Sidney Sheldon's Chasing Tomorrow(10)

By: Sidney Sheldon&Tilly Bagshawe

How can you not miss it? What’s wrong with you?

What’s wrong with me?

By the time she put that same question to Dr. Alan McBride, she felt wretched and desperate.

“I suspect that nothing is wrong with you, Mrs. Stevens. But let’s run some tests, shall we? To put your mind at rest.”

Tracy liked Dr. Alan McBride immediately. A handsome Scot with white-blond hair and a naughty twinkle in his intelligent, light blue eyes, he was not much older than her, and didn’t take himself too seriously the way that so many senior doctors seemed to do. He also didn’t beat around the bush when it came to medical matters.

“Right,” he said, when Tracy’s test results came back. “The good news is, you’re not infertile. You’re ovulating every month, your tubes are all fine, no cysts.”

“And the bad news?”

“Your eggs are a bit crap.”

Tracy’s eyes widened. This was not the sort of terminology she was used to hearing from eminent Harley Street doctors. “A bit crap,” she repeated. “I see. How crap exactly?”

“If Ocado delivered you a dozen of them in a box and you opened it, you’d probably send it back,” said Dr. McBride.

“Riiiight,” said Tracy. And then, to her own surprise, she burst into laughter. “So what happens now?” she asked, once she’d regained her composure.

“You take these.” Dr. McBride pushed a packet of pills across the desk.

“Clomid,” read Tracy.

“They’re magic.” Dr. McBride positively glowed with confidence. “Basically they’re like those practice machines on tennis courts that fire off balls. Bam bam bam bam bam.”

“What’s all the bamming?”

“That’s your ovaries, shooting out eggs.”

“Crap eggs.”

“They’re not all crap. Try it. No side effects and it will triple your chances of getting pregnant.”

“Okay,” said Tracy, feeling hopeful for the first time in nearly a year.

“If you’re not up the duff within three months, we’ll go nuclear on the problem with IVF. Sound good?”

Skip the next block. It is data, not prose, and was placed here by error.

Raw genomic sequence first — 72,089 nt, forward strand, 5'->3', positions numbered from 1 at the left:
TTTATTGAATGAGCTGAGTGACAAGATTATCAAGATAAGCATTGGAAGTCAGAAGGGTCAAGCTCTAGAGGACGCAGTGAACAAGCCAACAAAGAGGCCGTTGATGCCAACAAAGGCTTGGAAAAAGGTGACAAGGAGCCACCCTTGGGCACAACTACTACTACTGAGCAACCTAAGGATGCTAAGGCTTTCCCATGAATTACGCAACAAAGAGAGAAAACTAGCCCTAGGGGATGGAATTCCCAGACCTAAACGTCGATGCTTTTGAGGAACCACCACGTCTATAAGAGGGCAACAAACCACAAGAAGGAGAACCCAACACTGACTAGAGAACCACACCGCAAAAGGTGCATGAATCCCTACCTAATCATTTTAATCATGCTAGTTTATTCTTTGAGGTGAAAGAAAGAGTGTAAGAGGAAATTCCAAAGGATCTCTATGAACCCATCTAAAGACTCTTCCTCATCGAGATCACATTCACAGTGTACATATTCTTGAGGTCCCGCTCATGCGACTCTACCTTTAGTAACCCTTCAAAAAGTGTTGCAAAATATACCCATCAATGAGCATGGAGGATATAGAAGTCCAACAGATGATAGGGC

That conversation had happened three months ago. Tracy had just finished her last round of Clomid. If today’s test was negative, she would begin the brutal, invasive process of in vitro. She knew that millions of women did it, and told herself that it was no big deal. But deep down, IVF felt like failure. I’m a useless wife, thought Tracy. A faulty model. Damaged goods. Jeff should return me and trade me in for one that works. One with eggs that aren’t crap.

She looked at her watch. One minute to go.

Sixty seconds.

She closed her eyes.

She remembered the last time she’d been pregnant, with Charles Stanhope’s baby. Charles’s parents were rich Philadelphia snobs. They’d been furious when Tracy got pregnant, but Charles had assured her he wanted both her and the baby. But then Tracy had been sent to prison, framed for a crime she didn’t commit, and Charles had turned his back on her. She could still hear his voice now, as if it were yesterday.

“Obviously I never really knew you . . . you’ll have to do whatever you think best with your baby . . .”

Savagely beaten by her cell mates, Tracy lost her baby. She hadn’t told that to Dr. McBride. Perhaps she ought to? Perhaps it made a difference, even now?

Thirty seconds.

Warden Brannigan and his wife, Sue Ellen, had taken pity on Tracy and hired her as a nanny for their daughter, Amy. Tracy had saved Amy’s life, risking her own in the process, and had been granted parole as a result. She’d loved that little girl dearly. Too dearly, perhaps, for Amy wasn’t hers. Would never be hers. How old must she be now?

Ten seconds.

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